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Connecticut bill advocates background checks on elderly care employees

May 05, 2011 Matt Roesly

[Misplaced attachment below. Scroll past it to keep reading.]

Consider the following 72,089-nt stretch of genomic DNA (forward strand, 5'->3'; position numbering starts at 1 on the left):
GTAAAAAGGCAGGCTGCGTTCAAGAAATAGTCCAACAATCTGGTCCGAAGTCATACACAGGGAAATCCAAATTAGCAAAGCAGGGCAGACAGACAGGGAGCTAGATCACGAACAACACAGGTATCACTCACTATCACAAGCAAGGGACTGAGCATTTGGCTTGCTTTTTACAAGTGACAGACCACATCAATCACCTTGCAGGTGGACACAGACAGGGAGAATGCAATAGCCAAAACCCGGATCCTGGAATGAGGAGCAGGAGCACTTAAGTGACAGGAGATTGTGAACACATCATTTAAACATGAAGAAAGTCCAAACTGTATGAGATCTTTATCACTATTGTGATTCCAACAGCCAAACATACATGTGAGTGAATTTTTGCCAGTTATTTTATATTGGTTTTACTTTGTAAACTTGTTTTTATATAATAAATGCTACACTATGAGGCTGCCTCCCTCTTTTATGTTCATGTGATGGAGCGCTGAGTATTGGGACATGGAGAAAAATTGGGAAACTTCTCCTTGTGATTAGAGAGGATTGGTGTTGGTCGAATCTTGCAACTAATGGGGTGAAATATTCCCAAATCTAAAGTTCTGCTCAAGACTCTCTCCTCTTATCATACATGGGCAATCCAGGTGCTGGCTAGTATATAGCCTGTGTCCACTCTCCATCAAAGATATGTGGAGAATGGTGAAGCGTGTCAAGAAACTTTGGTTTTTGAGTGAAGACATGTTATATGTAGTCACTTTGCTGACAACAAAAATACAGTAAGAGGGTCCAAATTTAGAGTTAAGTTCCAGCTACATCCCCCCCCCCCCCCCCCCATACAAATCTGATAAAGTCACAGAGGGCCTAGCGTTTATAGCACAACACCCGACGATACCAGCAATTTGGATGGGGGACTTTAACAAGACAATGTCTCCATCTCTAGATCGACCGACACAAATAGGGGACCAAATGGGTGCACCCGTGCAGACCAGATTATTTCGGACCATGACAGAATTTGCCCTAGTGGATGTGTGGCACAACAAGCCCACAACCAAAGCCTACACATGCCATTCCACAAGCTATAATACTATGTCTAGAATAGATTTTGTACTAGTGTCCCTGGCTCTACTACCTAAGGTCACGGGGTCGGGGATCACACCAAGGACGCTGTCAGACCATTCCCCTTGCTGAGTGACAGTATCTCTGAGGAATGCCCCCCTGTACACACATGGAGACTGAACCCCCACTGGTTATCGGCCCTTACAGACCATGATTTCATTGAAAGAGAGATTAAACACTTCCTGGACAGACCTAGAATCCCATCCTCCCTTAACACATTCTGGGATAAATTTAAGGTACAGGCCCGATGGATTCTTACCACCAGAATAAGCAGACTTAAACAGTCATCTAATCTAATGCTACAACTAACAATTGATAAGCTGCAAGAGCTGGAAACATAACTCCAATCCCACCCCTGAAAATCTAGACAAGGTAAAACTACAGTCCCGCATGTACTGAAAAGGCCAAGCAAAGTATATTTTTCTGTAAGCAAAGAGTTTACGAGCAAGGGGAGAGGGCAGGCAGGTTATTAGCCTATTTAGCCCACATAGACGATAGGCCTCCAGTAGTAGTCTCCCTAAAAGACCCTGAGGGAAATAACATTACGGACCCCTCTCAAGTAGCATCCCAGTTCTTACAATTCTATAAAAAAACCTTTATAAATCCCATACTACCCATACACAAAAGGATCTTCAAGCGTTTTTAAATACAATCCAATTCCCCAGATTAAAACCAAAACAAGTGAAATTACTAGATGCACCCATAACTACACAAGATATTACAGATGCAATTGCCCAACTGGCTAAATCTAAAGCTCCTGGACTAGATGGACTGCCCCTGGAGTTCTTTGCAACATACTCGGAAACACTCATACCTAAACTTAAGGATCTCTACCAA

New legislation was recently proposed in Connecticut that would regulate extensive background checks on healthcare employees who work with the elderly, according to The Connecticut Post. The proposal comes in response to the recent arrest of Bridgeport, Connecticut, native Alima Kamil, who was charged with sixth-degree larceny after allegedly stealing at least $20 from a 93-year-old woman whom she worked for as a home health aide. Kamil had 20 prior arrests under three different aliases, the news source explains. "There is a convergence of trends that is leading to an epidemic of abuse, particularly financial abuse, of elderly clients in this industry," John Hill, principal consultant of the California Senate Office of Oversight and Outcomes, explained to California Watch. The Connecticut Post points out that the state currently doesn't require background screening for their long-term care workers. The new bill, entitled An Act Concerning a Criminal History and Patient Abuse Background Search Program, would place potential employees through a review of the registry of nurse's aides maintained by the state Department of Public Health. Their state and national criminal history records would also be examined, and workers' records would be reviewed for convictions of disqualifying offenses, such as neglect and abuse.